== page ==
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The Storyteller: Memory, Secrets, Magic and Lies: A Memoir of Hungary

by Anna Porter

Contemporary memoirs – the unforgettable ones – are narrative poker games that break out when a limber imagination takes on family history. Angela’s Ashes and Running in the Family – to name but a slim pair out of a fat deck – trick, trade, bluff, and conceal. They manipulate and shuffle subtext, characterization, and plotline in order to mimic the dark side of nostalgia. They lie, cheat, and then win.

Publishing bigwig Anna Porter’s memoir of growing up in Hungary, The Storyteller, is another slick gambler in the all-night debauch. The book’s title (too many colons, too many quasi-synonyms) suggests familiar devices of the genre, used to retell and recontextualize both a national history and a personal one. However, similarities to the other rounders at the table are few. This is both criticism and compliment.

Porter was born in Hungary during the Second World War, and was 12 during the revolution of 1956. In part, the storyteller of the title is Porter herself, reporting dispassionately the political atrocities suffered by her aristocratic family and friends during times of Communist hardliners. Although her family fled to New Zealand in the 1950s, and Porter was educated there, the first 12 years of her life are, not surprisingly, her obsession. And as she returns to Hungary in the 1990s, searching for her “emotional inheritance,” she seeks details, images, and alternate versions of events to texture her memories of trauma and the games families play.

In contrast to the weight of her material, Porter’s prose lacks the customary prismatic facets of emotion. When we are given a five-year-old’s version of the past through Porter’s restrospective detailing, the result is an often chilly mix of truth and fabrication. Imprisoned with her mother for trying to cross the border into Austria, Porter as little girl feels it this way: “We all slept on the floor on white, straw-filled sacks. You had to pummel the straw when you lay down. Sometimes the stalks stuck into your skin. Everybody ate together at long wooden tables.” By the time Porter is 12, though, and witnessing mutilated and dismembered bodies at her front door, the flatness of the writing swells with context, and the style becomes a commentary on the editorial nature of memory and its retrieval.

The real storyteller, however, is Porter’s grandfather, Vili Rasz, a publisher before the Communist takeover of Hungary. Born in 1889, he had all the qualities a fatherless girl requires: he was a magician, an athlete, a war hero; he was a man with time to walk, talk, comfort, and counsel (education, yes; marriage, absolutely not). Vili’s patriotism and aristocratic past, while the cause of both his later imprisonment and the ongoing harassment of his family, also provide him with the impetus to be the best kind of storyteller. He is fond of fairy tales, mythic and ancient war stories, and women.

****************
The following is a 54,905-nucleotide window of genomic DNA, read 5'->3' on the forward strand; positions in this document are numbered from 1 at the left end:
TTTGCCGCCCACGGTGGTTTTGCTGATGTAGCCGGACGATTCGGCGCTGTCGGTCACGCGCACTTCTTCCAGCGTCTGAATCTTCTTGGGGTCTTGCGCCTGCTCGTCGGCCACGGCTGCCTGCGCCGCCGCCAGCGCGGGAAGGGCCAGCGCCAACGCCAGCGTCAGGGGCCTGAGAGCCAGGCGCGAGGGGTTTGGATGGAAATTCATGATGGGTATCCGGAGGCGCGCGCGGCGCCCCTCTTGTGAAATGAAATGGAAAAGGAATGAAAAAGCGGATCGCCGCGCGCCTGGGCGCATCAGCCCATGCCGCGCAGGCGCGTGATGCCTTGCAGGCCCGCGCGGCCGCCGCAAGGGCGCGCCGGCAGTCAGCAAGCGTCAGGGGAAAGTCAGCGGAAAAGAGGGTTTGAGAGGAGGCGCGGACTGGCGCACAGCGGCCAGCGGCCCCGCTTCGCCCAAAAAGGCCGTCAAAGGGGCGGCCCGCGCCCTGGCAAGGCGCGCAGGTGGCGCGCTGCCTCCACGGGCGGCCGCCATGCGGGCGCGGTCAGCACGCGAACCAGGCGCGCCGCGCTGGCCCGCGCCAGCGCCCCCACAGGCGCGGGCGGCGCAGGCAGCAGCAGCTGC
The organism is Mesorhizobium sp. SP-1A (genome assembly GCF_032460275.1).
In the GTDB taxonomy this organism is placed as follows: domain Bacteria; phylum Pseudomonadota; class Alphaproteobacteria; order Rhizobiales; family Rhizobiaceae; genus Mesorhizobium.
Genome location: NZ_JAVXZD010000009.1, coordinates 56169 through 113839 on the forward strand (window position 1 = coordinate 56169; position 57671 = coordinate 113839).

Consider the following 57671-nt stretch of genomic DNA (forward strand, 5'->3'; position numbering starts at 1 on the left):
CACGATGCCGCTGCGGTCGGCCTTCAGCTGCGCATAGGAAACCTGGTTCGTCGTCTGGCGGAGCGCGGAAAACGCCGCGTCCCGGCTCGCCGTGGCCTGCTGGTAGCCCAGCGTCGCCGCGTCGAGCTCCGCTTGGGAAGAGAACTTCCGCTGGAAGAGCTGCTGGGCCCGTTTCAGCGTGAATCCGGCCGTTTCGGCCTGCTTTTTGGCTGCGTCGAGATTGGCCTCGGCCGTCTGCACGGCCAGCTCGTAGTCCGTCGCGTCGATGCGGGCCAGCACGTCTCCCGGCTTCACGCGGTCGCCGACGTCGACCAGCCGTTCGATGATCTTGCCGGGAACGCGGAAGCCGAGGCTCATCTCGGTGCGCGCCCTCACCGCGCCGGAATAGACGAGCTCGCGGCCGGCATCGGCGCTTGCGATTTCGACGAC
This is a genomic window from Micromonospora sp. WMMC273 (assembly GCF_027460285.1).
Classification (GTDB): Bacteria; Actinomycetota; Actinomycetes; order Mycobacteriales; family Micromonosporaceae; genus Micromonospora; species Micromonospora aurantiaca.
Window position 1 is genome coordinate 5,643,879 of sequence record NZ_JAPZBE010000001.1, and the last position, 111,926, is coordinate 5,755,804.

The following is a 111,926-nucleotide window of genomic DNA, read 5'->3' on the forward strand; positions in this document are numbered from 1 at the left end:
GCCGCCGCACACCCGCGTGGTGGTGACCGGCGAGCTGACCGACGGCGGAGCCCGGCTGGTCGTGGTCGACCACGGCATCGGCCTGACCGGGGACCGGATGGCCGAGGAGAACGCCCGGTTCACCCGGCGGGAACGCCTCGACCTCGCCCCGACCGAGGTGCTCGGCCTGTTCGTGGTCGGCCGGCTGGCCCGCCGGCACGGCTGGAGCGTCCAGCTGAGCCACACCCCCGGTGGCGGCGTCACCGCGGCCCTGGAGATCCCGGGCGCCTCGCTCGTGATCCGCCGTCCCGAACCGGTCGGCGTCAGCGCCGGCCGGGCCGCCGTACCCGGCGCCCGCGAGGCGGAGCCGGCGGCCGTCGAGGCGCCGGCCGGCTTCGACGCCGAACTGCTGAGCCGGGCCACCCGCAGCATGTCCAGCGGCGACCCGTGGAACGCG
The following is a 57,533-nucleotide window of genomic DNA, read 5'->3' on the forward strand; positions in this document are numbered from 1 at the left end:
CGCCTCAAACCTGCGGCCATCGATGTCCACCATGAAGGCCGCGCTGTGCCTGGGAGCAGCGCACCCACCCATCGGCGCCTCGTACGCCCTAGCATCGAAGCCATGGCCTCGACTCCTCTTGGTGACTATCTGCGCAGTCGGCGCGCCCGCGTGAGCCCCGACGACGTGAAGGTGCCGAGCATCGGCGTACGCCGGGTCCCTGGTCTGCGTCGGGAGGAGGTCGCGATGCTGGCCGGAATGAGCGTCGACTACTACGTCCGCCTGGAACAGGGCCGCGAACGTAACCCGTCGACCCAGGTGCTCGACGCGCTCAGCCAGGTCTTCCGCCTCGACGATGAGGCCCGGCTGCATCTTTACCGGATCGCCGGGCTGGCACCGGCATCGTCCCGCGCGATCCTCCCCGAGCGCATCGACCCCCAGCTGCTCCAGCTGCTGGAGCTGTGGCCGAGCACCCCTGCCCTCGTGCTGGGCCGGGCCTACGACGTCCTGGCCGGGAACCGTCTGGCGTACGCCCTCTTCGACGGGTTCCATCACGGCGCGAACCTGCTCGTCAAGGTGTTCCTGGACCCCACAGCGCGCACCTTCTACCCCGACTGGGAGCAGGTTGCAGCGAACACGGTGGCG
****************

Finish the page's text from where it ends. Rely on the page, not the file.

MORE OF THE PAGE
Porter’s memoir shuffles the grandfather’s stories of Huns and Magyars and the Carpathian Mountains with her own recollections and experiences of 20th-century Hungary. Then there are Vili’s daughters (at least the ones Porter knows of: Vili was a young swordsman, literally, and a figurative one until he was 84 years old). Through Porter’s aunts and mother, all veterans of many marriages undertaken for many reasons, Vili’s stories of history and family relations are subverted, revised, and shot down. High school history was never so true, or so debatable.

While she knows the memoir game, Porter does not finesse the rules. Her choice is subtlety over trickery, and often this is at the expense of narrative texture and depth. For example, the sexuality of Vili’s daughters, who are seemingly excited by political danger and economic austerity, is expressed vaguely. The occasional images – like the open toes of Aunt Leah’s shoes in the snow – come as radiant, sensual surprises. Along with the need to be educated, Vili counsels young Anna, “‘it’s really vital to remember always that you are Hungarian, not to forget your language.” Porter brings it up, but she does not play with words and idiom as those other cardsharps – Ondaatje and McCourt and Kulyk Keefer – have done. As a result, The Storyteller seems wan at times, perplexing.

The memoir begins with grandfather Vili the publisher and ends with a touching and comic scene with publisher Jack McClelland in a Fort Garry bar. He is helping Porter, through his own adept storytelling, to contact her deadbeat father. Porter is so unwilling to direct our attention to what this scene reveals about her – the drinking with McClelland, the lying to her father, the high-power position in publishing, the whole escapade – that we almost miss her deft framing of the story, the circle of her relationship with Vili it fulfills. Perhaps she’s not playing the game to win.